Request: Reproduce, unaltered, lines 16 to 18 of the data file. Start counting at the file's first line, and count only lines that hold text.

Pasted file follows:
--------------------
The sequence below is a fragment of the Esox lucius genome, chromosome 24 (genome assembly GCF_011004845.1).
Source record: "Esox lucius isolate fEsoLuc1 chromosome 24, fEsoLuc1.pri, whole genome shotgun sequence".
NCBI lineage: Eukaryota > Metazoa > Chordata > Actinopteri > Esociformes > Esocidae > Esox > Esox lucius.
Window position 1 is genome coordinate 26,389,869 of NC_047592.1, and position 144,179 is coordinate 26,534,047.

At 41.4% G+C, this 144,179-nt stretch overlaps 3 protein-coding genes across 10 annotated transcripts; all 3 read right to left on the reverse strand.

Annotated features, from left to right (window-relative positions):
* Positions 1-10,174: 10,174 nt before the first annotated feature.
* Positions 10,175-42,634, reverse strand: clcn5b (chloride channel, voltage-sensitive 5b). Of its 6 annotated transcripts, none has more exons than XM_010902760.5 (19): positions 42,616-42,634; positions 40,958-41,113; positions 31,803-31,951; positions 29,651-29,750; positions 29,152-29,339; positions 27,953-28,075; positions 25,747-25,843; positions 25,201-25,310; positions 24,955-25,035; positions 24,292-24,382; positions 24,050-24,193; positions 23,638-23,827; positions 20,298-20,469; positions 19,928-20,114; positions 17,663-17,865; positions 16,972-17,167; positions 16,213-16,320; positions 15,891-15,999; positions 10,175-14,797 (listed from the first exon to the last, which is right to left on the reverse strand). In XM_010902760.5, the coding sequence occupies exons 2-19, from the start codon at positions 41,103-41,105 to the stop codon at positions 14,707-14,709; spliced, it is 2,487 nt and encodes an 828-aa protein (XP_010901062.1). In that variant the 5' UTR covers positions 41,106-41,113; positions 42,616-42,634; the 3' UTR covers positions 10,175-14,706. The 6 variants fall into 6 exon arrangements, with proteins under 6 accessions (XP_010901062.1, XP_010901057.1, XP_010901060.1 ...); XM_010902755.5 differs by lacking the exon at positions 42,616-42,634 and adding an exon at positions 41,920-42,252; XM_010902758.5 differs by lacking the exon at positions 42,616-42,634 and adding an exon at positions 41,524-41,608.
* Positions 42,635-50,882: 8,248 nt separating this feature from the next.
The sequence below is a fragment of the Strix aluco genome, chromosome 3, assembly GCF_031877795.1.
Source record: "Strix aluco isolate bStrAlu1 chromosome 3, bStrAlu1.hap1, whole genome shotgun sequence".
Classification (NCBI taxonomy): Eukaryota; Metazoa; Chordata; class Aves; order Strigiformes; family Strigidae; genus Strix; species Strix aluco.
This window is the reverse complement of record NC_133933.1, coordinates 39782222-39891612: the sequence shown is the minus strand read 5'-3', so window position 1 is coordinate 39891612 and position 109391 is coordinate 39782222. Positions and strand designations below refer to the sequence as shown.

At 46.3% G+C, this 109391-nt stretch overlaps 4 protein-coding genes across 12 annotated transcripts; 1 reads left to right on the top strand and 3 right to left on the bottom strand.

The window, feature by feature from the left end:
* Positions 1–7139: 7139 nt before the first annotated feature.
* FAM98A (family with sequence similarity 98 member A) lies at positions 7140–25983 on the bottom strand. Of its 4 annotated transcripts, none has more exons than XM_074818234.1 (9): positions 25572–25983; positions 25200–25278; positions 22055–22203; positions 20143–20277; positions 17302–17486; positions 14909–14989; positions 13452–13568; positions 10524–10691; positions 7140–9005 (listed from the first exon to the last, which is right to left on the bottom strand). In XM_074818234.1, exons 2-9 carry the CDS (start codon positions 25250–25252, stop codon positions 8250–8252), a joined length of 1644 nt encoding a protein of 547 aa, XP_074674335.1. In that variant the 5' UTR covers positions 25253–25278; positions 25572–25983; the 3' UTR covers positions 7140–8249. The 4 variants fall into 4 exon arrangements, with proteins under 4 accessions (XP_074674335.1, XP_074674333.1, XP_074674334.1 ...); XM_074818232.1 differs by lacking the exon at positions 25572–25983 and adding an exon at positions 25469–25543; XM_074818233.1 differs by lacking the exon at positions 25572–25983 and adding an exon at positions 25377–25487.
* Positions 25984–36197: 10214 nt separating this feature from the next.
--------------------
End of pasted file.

* Positions 1–7139: 7139 nt before the first annotated feature.
* FAM98A (family with sequence similarity 98 member A) lies at positions 7140–25983 on the bottom strand. Of its 4 annotated transcripts, none has more exons than XM_074818234.1 (9): positions 25572–25983; positions 25200–25278; positions 22055–22203; positions 20143–20277; positions 17302–17486; positions 14909–14989; positions 13452–13568; positions 10524–10691; positions 7140–9005 (listed from the first exon to the last, which is right to left on the bottom strand). In XM_074818234.1, exons 2-9 carry the CDS (start codon positions 25250–25252, stop codon positions 8250–8252), a joined length of 1644 nt encoding a protein of 547 aa, XP_074674335.1. In that variant the 5' UTR covers positions 25253–25278; positions 25572–25983; the 3' UTR covers positions 7140–8249. The 4 variants fall into 4 exon arrangements, with proteins under 4 accessions (XP_074674335.1, XP_074674333.1, XP_074674334.1 ...); XM_074818232.1 differs by lacking the exon at positions 25572–25983 and adding an exon at positions 25469–25543; XM_074818233.1 differs by lacking the exon at positions 25572–25983 and adding an exon at positions 25377–25487.
* Positions 25984–36197: 10214 nt separating this feature from the next.